In wet bagging, we release the vac lines 1/2 to 1 hour after the part has cured. That is a total of 1 1/2 to 2 hours per part that the vac is on. less than 1 hour working time, 1 hour after curing. We add more people if we could not finish the part within the working time of the resin. No need to hold the vac as the resin has cured. It has nowhere else to go and compacting it further is useless. We rely on the residual vac to hold it together during full cure.
     
  8. fallguy
    Joined: Dec 2016
    Posts: 2,302
    Likes: 179, Points: 63, Legacy Rep: 10
    Location: usa

    fallguy Senior Member

    A little less pump time would be good. I think I will experiment with the smaller bulkheads n such. I know if I try to remove the parts at 6 hours a disaster ensues as the epoxy is in a wierd state of soft and hard combined and it will not release from the table. So my parts stay on the table a minimum of 15 hours with xslow resin. The other resins offered by S3 required immediate postcure at higher temps like 90F. They were designed for Abu Dhabi; not Minnesota!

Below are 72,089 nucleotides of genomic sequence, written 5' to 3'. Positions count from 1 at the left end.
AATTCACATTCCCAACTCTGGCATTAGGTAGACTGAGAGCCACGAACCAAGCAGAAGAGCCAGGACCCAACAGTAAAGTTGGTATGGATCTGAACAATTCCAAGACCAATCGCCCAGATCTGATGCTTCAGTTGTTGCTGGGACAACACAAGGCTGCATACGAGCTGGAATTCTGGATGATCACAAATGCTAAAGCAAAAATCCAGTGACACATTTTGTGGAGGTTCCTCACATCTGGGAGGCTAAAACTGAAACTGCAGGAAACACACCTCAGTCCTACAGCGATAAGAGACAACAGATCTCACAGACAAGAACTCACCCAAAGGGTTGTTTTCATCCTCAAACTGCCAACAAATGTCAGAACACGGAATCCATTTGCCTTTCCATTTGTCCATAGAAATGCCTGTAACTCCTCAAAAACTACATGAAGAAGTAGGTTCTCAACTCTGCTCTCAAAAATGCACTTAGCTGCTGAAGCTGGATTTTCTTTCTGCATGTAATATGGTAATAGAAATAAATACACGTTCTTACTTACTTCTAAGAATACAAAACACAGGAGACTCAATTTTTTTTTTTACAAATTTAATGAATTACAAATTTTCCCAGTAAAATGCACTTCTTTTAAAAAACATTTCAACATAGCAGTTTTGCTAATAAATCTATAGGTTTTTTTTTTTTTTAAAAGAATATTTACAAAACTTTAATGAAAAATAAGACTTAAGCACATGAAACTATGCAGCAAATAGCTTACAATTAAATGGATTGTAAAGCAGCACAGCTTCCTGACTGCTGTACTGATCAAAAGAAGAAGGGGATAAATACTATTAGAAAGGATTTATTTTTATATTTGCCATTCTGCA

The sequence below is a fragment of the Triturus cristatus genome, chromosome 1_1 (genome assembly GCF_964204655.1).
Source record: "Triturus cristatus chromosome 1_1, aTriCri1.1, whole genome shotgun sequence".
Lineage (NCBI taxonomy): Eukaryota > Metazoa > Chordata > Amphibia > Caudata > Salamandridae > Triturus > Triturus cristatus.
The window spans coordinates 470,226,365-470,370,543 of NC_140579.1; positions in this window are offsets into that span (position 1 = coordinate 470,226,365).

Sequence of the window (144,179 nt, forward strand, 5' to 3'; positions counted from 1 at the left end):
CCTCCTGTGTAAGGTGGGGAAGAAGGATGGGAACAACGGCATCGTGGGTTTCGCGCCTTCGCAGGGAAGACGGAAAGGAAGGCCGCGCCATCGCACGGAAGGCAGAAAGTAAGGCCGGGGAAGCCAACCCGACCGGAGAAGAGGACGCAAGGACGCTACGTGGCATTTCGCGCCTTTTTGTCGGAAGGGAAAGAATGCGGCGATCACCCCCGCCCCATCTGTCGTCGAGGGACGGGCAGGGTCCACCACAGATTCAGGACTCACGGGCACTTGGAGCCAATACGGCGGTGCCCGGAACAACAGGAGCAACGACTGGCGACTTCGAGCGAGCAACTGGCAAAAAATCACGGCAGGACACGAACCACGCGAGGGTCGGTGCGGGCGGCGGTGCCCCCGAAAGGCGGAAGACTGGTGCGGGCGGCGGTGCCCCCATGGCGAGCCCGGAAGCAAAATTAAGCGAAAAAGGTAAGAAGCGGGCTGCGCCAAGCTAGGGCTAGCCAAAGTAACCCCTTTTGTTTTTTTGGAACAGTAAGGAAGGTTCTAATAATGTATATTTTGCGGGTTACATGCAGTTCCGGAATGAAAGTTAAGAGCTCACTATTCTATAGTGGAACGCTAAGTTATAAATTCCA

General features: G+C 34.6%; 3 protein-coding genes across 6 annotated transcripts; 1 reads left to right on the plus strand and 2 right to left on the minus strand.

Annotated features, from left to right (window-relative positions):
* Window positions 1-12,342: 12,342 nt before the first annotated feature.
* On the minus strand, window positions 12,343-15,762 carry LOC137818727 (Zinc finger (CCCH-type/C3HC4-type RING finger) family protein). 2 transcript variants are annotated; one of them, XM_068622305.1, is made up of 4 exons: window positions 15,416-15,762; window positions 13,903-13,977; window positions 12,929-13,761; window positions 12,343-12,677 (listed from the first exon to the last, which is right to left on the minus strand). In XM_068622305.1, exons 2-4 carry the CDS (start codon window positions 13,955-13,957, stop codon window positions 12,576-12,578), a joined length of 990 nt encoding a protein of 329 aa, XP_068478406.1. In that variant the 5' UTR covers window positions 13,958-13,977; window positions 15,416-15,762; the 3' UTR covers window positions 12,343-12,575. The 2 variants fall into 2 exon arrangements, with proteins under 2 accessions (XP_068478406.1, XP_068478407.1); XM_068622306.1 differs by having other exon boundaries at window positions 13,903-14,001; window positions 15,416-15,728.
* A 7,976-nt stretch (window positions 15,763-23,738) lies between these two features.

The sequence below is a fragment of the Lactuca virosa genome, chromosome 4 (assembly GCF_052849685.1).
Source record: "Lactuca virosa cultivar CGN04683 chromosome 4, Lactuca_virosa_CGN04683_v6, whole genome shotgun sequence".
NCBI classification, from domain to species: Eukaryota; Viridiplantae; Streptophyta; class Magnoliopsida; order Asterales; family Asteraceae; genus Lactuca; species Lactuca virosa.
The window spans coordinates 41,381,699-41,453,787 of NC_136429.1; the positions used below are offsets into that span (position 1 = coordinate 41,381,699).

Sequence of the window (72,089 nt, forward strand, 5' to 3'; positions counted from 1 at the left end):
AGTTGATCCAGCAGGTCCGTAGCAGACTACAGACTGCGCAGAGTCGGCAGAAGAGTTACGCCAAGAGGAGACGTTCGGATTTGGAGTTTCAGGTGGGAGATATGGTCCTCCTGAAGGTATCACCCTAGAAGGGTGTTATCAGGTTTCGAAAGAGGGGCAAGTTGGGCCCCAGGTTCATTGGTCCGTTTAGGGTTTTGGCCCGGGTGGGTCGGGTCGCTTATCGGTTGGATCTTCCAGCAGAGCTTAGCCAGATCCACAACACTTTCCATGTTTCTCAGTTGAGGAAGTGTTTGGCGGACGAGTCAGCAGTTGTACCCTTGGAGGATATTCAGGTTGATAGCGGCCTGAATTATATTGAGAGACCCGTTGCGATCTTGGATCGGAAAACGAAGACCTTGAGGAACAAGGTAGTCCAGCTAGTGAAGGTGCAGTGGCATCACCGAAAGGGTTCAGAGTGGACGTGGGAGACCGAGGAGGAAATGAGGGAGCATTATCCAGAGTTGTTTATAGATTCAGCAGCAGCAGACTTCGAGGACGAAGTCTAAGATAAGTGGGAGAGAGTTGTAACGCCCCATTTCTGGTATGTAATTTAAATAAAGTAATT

I think the bleeder valve next to the vac pump was creating lots of issues for me. Gonna run on max.
     
  9. Tungsten
    Joined: Nov 2011
    Posts: 468
    Likes: 10, Points: 18, Legacy Rep: 75
    Location: Canada

    Tungsten Senior Member

    Lol!

    Turn down your shop temp to 50f this will buy you some time , keep your resin at the same temp that your usally at. Room temp I assume. You can turn the temp back up once your all sealed and sucked.
    Do a test piece infusion on glass, you get to see everything.
    Sounds like your back on track,happy building.
     
  10. fallguy
    Joined: Dec 2016
    Posts: 2,302
    Likes: 179, Points: 63, Legacy Rep: 10
    Location: usa

    fallguy Senior Member

    The only thing I hate about leaving the vac pump running is I don't sleep because the pump gets hot, so if I turn the vac on late in the day, say 6pm, I don't sleep until 2am because I have been strictly following an 8 hour rule on the pump.. I went out at midnite last part and there was still some tackiness to the epoxy that ran through the perforations on the table plastic. Maybe after I build the next panel and start building some smaller stuff, I can try to run the vacuum time down to 6 hours, then 5, then 4. It'd be really nice to shut it off at 4 hours. The working time on the epoxy is 2 hours. and the gel time says 2 hours and tack free says 6 hours, but it actually went a little longer (shop might be a little cool). I guess there isn't much point in running past the tack free time of 6 hours is there? I think the gel time reflects a 100 gram solid mass, so a thin layer of epoxy would be longer, say like ?2.5 hours.